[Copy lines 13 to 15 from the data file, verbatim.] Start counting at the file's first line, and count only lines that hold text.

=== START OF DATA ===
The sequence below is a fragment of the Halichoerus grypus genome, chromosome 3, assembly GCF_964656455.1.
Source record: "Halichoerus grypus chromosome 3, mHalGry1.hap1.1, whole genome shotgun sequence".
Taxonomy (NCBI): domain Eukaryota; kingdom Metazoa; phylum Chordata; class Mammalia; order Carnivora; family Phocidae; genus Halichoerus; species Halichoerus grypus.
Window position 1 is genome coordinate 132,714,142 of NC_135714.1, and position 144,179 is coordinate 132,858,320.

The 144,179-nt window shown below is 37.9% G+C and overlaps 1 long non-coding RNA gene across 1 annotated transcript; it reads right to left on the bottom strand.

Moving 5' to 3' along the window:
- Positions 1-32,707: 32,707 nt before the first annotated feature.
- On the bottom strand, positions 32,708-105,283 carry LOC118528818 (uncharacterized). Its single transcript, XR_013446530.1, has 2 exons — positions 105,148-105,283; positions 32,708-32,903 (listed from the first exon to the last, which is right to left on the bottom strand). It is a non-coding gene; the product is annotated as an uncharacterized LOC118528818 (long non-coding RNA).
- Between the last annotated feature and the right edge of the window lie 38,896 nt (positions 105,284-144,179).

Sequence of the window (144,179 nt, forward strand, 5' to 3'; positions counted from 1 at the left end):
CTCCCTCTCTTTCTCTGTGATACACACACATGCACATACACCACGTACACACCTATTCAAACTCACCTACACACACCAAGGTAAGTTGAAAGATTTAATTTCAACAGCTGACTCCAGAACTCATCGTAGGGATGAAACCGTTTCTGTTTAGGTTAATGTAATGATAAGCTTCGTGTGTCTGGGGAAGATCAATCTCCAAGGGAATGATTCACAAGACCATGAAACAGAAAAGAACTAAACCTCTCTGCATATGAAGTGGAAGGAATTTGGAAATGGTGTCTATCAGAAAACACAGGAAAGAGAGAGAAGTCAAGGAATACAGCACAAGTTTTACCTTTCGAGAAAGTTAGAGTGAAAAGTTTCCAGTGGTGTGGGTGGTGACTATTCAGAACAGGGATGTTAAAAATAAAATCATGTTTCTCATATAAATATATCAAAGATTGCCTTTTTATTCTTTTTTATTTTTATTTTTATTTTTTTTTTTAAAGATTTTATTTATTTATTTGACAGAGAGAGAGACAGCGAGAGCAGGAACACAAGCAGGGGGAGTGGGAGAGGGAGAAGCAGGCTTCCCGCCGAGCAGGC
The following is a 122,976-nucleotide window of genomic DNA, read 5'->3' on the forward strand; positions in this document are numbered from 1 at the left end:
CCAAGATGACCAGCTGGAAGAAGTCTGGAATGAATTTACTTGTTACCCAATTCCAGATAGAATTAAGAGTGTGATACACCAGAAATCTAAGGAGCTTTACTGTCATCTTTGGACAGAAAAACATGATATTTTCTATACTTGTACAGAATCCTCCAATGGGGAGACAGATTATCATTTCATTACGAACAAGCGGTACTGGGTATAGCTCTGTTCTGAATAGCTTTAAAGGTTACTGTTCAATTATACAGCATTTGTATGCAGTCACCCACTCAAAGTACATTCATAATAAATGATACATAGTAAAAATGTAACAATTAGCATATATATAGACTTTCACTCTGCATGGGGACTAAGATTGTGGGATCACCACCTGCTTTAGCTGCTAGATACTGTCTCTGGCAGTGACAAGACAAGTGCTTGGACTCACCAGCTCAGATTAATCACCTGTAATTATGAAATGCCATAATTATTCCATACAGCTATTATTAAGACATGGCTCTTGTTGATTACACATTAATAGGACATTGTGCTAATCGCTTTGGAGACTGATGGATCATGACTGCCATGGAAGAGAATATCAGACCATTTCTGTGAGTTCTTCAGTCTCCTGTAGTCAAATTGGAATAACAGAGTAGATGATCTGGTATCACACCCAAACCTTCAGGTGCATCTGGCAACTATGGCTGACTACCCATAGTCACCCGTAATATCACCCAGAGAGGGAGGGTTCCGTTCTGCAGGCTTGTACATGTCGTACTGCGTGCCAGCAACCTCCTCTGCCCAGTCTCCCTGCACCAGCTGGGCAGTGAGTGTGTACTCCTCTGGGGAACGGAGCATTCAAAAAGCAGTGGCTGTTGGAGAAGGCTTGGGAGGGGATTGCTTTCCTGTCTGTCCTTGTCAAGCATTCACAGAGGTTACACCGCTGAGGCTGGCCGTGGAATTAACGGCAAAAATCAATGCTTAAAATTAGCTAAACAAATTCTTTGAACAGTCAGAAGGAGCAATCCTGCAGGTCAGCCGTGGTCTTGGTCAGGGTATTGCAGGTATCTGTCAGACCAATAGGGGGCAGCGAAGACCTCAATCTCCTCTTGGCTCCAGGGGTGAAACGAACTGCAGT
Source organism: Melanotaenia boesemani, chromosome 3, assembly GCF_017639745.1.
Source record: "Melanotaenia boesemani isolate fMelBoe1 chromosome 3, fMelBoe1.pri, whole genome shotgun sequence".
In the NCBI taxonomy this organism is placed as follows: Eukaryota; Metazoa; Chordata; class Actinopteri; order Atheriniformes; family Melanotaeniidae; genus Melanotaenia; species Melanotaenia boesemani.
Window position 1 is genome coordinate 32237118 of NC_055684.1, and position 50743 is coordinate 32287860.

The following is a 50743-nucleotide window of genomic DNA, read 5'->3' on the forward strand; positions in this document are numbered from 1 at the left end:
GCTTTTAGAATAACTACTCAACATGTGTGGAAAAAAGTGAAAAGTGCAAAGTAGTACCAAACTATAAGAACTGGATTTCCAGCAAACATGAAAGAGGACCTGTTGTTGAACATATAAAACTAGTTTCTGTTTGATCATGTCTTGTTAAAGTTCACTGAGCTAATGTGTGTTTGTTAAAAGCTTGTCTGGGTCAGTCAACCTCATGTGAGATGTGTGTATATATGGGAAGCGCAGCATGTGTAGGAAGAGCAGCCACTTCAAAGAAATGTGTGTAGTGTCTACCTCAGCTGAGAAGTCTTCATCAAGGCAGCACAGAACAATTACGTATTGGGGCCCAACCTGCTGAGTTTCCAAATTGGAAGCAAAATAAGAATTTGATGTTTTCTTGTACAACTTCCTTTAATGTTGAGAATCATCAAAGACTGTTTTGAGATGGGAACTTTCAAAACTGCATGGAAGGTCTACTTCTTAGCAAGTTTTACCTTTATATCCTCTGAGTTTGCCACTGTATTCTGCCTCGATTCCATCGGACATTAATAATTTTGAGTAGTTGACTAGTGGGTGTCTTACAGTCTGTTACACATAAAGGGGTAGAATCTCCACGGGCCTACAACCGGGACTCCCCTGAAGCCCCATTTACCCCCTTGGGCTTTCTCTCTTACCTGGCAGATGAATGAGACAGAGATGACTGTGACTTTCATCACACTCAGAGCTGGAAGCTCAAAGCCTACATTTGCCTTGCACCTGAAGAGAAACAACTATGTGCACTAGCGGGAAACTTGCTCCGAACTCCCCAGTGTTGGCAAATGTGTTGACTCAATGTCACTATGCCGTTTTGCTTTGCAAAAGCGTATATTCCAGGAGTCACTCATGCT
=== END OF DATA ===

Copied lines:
CCAAGATGACCAGCTGGAAGAAGTCTGGAATGAATTTACTTGTTACCCAATTCCAGATAGAATTAAGAGTGTGATACACCAGAAATCTAAGGAGCTTTACTGTCATCTTTGGACAGAAAAACATGATATTTTCTATACTTGTACAGAATCCTCCAATGGGGAGACAGATTATCATTTCATTACGAACAAGCGGTACTGGGTATAGCTCTGTTCTGAATAGCTTTAAAGGTTACTGTTCAATTATACAGCATTTGTATGCAGTCACCCACTCAAAGTACATTCATAATAAATGATACATAGTAAAAATGTAACAATTAGCATATATATAGACTTTCACTCTGCATGGGGACTAAGATTGTGGGATCACCACCTGCTTTAGCTGCTAGATACTGTCTCTGGCAGTGACAAGACAAGTGCTTGGACTCACCAGCTCAGATTAATCACCTGTAATTATGAAATGCCATAATTATTCCATACAGCTATTATTAAGACATGGCTCTTGTTGATTACACATTAATAGGACATTGTGCTAATCGCTTTGGAGACTGATGGATCATGACTGCCATGGAAGAGAATATCAGACCATTTCTGTGAGTTCTTCAGTCTCCTGTAGTCAAATTGGAATAACAGAGTAGATGATCTGGTATCACACCCAAACCTTCAGGTGCATCTGGCAACTATGGCTGACTACCCATAGTCACCCGTAATATCACCCAGAGAGGGAGGGTTCCGTTCTGCAGGCTTGTACATGTCGTACTGCGTGCCAGCAACCTCCTCTGCCCAGTCTCCCTGCACCAGCTGGGCAGTGAGTGTGTACTCCTCTGGGGAACGGAGCATTCAAAAAGCAGTGGCTGTTGGAGAAGGCTTGGGAGGGGATTGCTTTCCTGTCTGTCCTTGTCAAGCATTCACAGAGGTTACACCGCTGAGGCTGGCCGTGGAATTAACGGCAAAAATCAATGCTTAAAATTAGCTAAACAAATTCTTTGAACAGTCAGAAGGAGCAATCCTGCAGGTCAGCCGTGGTCTTGGTCAGGGTATTGCAGGTATCTGTCAGACCAATAGGGGGCAGCGAAGACCTCAATCTCCTCTTGGCTCCAGGGGTGAAACGAACTGCAGT
Source organism: Melanotaenia boesemani, chromosome 3, assembly GCF_017639745.1.
Source record: "Melanotaenia boesemani isolate fMelBoe1 chromosome 3, fMelBoe1.pri, whole genome shotgun sequence".